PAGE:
Introduced by Emanuele Cimiotta and Micaela Frulli

In April 2012 the International Criminal Court (ICC) Prosecutor declined to review the admissibility of the Palestinian National Authority’s declaration recognizing the Court’s jurisdiction, which was lodged in 2009 under Article 12(3) of the Rome Statute. This provision allows states not party to the Statute to accept the ICC jurisdiction with respect to crimes committed on their territory or by their nationals. The Prosecutor declined the authority to rule on such admissibility, since he was not empowered to define the term ‘state’ for the purposes of Article 12(3). This competence instead rested with the UN Secretary General (UNSG) and the UN General Assembly (UNGA). Potentially the Assembly of States Parties (ASP) could also in due course decide to address the matter. In concluding, the Prosecutor announced that he could consider future allegations of crimes perpetrated in Palestine, should the competent organs of the UN resolve the legal issue relevant to an assessment on the basis of Article 12, or should the UN Security Council (UNSC) make a referral according to Article 13(b).

Subsequently, on 29 November 2012, by Resolution 67/19, the UNGA granted Palestine the status of ‘non-member observer state’, thereby fulfilling the condition outlined by the ICC Prosecutor in April 2012. This Resolution was followed by a renewed Palestinian declaration of acceptance of the ICC’s jurisdiction over alleged crimes committed in the occupied Palestinian territory since 13 June 2014 (1 January 2015), and by Palestine’s accession to the Rome Statute (2 January 2015).

In a press statement dated 2 September 2014, the ICC Prosecutor returned to the issue as to whether the ICC could exercise its jurisdiction over war crimes occurred in the Gaza Strip, with a view to addressing media allegations of politically driven inactivity. In doing so the Prosecutor partially contradicted its 2012 position that it lacked authority to examine the admissibility of the 2009 Palestinian declaration and labelled this declaration as ‘invalid’, since it was ‘lodged without the necessary standing’.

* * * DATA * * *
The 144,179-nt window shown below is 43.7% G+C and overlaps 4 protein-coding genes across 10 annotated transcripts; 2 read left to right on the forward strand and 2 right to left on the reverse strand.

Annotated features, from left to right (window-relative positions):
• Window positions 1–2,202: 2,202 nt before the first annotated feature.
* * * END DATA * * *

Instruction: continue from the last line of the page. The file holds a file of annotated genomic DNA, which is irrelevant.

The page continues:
According to the Prosecutor, the issue of statehood relates to both legal frameworks governing the preconditions to the exercise of the jurisdiction prescribed by Article 12: the participation to the Rome Statute and the acceptance of the ICC’s jurisdiction on an ad hoc basis.

This view was reiterated in a further press statement issued on 16 January 2016, upon receipt of the second Palestinian declaration under Article 12(3), when the Prosecutor decided to open a preliminary examination of the situation in Palestine, given that ‘a State that may accede to the Rome Statute may also lodge a declaration validly under Article 12(3)’. As a result – she found – ‘the UNGA Resolution 67/19 is determinative of Palestine’s ability to accede to the Statute pursuant to Article 125, and equally, its ability to lodge an Article 12(3) declaration’.

Is this reasoning legally grounded, notwithstanding that those legal frameworks have different requirements, different contents, and different consequences? Does an ad hoc declaration under Article 12(3) lead for its author to the ‘entry into the Rome Statute system’? Under what circumstances? To what extent?

The documents regulating the activity of the ICC are silent on the legal relationship between the Court and non-state entities, or political entities whose statehood is unclear or controversial. Thus, the problems raised by the participation to the Statute, the acceptance of the Court’s jurisdiction, and the cooperation with the Court by such entities do not find any express regulation. Does the controversial statehood of a political entity have the same bearing both in the case that it seeks to accede to the Rome Statute, under Article 125, and in the case that it seeks to accept the Court’s jurisdiction through an ad hoc declaration to that effect, under Article 12(3)?

Lastly, can the UNSC, acting under Article 13(b) of the ICC Statute and Chapter VII of the UN Charter, enable the ICC to exercise jurisdiction over crimes allegedly committed by Palestinians in the Gaza Strip during the 2009 Operation Cast Lead or the 2014 Operation Protective Edge, notwithstanding that Palestine is not a UN member state? To put it into a wider context, can the UNSC extend the ICC’s judicial reach to acts performed on the territory or by nationals of non-state entities, or of entities whose statehood is unclear or controversial, with no UN membership (such as, for instance, Abkhazia, Kosovo, South Ossetia, Transnistria, Turkish Republic of Northern Cyprus, Western Sahara; or the recently self-proclaimed Donetsk People’s Republic and Lugansk People’s Republic)? What about areas beyond state’s jurisdiction, situations of military occupation, or territories under UN administration? Does the circumstance that the entity at stake is fighting for its self-determination play any role in addressing these legal issues?

Harmen van der Wilt and Nicola Napoletano focus on these and other closely related questions raised by the relationship between the ICC and non-state entities, reaching radically different conclusions. One considers non-state entities as virtually excluded from the ICC system. According to the other meanwhile, the ICC Statute grants some room for action upon them. However, both authors encountered the same problem: except for the Palestinian case, namely that to date, there is no relevant judicial practice. As a result, one needs to turn to international law and to logical arguments.